An industry report for the UK government looking at Brexit challenges and opportunities says there is a major opportunity for UK media companies to expand the business they do globally if the right policies are put into place.
Soon after the UK referendum vote in favour of leaving the European Union, the government and industry-backed Creative Industries Council was tasked with speaking to stakeholders and reporting to government on the likely impact on the media sector. The working group was chaired by Pact chief John McVay and covered all sectors of UK media.
The report – Creating a New World View: Priorities for the UK’s Creative Industries Following the Decision to Leave the EU – has now been delivered to government.
It noted that post-Brexit European Union member states will continue to be key trading partners for UK creative industry businesses, but there is a major opportunity to expand beyond the EU.
“In the future, the EU will continue to be a key market for the creative industries, but with some 57.5% of our service exports already going to non-EU countries,” it noted. “We also see major opportunities to expand our trade across the globe.”
It added: “We have the opportunity over the next few years to consolidate and grow the UK’s position as a truly global centre for the creative industries, at the heart of the world’s digital economy. We aim to go from strength to strength, extending our reach into new markets with world-class creative content, services and talent.”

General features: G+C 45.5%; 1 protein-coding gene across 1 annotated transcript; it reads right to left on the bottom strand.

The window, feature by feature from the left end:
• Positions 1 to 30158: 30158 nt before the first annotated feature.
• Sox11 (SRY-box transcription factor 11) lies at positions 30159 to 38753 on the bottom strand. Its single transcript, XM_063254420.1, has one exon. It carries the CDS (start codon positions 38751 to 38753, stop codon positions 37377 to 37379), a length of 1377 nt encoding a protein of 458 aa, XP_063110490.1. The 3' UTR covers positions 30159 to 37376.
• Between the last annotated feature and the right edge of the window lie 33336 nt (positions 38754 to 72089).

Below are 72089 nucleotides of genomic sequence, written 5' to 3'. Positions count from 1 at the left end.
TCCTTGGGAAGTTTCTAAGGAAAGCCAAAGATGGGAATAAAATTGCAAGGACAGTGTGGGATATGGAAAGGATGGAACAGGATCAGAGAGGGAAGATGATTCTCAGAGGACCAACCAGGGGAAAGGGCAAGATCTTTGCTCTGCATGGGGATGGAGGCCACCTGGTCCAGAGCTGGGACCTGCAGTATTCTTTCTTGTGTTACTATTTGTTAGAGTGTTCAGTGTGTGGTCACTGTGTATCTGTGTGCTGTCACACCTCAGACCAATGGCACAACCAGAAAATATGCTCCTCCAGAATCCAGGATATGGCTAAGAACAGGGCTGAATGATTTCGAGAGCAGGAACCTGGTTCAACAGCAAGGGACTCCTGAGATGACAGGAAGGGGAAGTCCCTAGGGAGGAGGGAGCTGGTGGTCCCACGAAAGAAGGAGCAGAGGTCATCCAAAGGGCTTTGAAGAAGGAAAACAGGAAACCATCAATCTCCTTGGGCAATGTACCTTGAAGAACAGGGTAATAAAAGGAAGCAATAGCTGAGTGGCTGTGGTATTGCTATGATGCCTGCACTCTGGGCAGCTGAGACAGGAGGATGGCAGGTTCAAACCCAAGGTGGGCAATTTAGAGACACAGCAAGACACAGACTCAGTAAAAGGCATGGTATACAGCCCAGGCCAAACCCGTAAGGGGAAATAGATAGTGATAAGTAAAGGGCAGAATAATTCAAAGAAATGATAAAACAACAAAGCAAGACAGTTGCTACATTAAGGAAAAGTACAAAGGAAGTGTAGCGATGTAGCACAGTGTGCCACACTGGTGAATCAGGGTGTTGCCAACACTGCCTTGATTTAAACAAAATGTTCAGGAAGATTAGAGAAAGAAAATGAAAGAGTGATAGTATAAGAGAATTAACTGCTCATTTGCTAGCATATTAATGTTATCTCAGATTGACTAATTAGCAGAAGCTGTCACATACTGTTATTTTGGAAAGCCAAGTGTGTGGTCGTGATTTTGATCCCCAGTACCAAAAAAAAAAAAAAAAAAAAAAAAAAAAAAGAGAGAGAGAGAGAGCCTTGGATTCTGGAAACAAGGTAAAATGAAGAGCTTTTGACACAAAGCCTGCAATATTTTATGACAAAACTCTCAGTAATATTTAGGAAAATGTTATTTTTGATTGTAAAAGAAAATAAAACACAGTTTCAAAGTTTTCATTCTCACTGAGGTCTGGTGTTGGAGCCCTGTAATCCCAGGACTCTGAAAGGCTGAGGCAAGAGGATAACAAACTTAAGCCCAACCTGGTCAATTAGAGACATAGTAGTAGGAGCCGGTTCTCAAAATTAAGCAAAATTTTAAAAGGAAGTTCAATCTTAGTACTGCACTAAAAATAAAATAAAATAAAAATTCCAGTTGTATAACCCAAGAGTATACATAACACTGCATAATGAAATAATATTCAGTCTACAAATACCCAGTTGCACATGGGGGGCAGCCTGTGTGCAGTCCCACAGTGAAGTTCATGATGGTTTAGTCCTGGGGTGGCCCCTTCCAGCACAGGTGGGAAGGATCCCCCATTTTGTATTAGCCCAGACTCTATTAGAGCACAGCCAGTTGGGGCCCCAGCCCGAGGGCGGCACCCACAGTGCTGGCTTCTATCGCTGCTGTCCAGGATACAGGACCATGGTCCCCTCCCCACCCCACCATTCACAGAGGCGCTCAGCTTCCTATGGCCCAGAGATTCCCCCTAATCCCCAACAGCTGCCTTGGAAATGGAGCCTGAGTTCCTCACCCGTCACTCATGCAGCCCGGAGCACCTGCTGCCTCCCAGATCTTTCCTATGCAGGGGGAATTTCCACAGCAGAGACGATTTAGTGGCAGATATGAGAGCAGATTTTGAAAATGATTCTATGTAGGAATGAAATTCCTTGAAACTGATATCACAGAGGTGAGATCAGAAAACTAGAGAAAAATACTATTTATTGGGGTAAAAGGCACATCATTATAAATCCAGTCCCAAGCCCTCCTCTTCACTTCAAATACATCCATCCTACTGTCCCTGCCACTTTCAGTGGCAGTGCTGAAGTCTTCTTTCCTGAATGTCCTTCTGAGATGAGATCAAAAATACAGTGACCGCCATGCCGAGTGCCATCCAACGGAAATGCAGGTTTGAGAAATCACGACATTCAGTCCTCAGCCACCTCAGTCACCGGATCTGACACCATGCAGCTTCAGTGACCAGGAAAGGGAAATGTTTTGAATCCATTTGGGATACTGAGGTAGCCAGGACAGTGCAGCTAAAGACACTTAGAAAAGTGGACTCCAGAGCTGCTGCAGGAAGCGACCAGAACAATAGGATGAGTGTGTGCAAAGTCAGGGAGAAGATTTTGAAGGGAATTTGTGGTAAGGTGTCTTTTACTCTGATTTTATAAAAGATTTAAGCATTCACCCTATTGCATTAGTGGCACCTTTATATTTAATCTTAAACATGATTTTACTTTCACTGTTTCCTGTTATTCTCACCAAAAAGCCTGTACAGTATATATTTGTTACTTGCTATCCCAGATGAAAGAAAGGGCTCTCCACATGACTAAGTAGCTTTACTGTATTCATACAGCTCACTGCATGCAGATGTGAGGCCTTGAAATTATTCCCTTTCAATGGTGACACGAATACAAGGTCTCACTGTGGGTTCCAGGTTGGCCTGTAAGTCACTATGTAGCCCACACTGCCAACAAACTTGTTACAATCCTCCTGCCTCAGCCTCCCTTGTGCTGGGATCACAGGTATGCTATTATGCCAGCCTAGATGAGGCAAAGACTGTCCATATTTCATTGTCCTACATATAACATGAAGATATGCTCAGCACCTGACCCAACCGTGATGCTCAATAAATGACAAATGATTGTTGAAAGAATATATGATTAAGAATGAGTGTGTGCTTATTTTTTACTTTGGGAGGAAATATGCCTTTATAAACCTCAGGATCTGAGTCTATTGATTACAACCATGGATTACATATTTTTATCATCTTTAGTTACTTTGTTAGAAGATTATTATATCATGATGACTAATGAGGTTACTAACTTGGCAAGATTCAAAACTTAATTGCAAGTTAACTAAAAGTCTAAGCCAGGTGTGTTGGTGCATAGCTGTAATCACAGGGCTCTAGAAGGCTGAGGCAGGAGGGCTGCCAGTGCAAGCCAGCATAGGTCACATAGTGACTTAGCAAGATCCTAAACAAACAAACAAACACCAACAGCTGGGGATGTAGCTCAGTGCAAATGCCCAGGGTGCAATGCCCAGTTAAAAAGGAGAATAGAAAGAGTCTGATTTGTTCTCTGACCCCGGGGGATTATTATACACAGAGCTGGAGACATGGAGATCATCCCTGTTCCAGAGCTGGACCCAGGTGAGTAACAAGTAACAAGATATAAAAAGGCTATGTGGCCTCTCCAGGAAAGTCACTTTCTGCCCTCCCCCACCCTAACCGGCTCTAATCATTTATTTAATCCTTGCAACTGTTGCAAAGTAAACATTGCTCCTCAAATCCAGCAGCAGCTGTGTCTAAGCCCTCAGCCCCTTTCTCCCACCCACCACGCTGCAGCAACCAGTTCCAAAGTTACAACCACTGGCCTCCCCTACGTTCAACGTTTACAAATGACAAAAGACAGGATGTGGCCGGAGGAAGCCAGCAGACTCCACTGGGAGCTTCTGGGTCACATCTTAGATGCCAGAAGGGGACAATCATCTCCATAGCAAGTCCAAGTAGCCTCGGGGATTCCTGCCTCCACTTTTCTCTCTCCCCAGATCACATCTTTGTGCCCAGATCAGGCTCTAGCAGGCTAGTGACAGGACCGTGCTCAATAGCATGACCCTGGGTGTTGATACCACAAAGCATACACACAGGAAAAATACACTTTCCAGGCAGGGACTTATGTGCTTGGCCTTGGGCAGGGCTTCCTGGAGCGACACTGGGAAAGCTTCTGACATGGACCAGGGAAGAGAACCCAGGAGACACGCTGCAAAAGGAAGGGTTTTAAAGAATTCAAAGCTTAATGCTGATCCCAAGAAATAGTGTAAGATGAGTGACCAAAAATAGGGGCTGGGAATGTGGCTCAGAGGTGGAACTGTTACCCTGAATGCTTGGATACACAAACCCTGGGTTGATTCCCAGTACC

To deliver upon that promise the CIC report said the right policies need to be enacted. Failing that, revenue and jobs will be lost and the UK’s global standing diminished.
Specifically, the right policies include continued access on favourable terms to EU markets. This will be key point for the UK negotiating team, and is considered a potential problem as access to the EU markets has traditionally been contingent upon free movement of goods, services and people, which many observers say UK voters rejected in part with their pro-Brexit decision.
The CIC also said a secure supply of skills needs to be ensured through domestic investment in the creative industries “and a reformed migration system which enables the UK to attract and retain key talent from around the world”.
With concerns among the TV and wider creative industries about the loss of EU pots of funding, the CIC also called on government to “ensure that the current benefits of EU funding to the creative and cultural sectors are at least maintained”.
Crucially, it also called for the creative industries to be part of the UK government’s industrial strategy. When this was last formulated the creative sector was not one of those included in the government’s plans.
The CIC said that without the above measures, the creative sector will be challenged. “Without concerted action, the UK’s position as an international centre for the creative industries could be seriously undermined, with businesses seeking to locate elsewhere, and key skills shortages and gaps becoming harder to fill, leading to significant losses of revenue and jobs,” it said.
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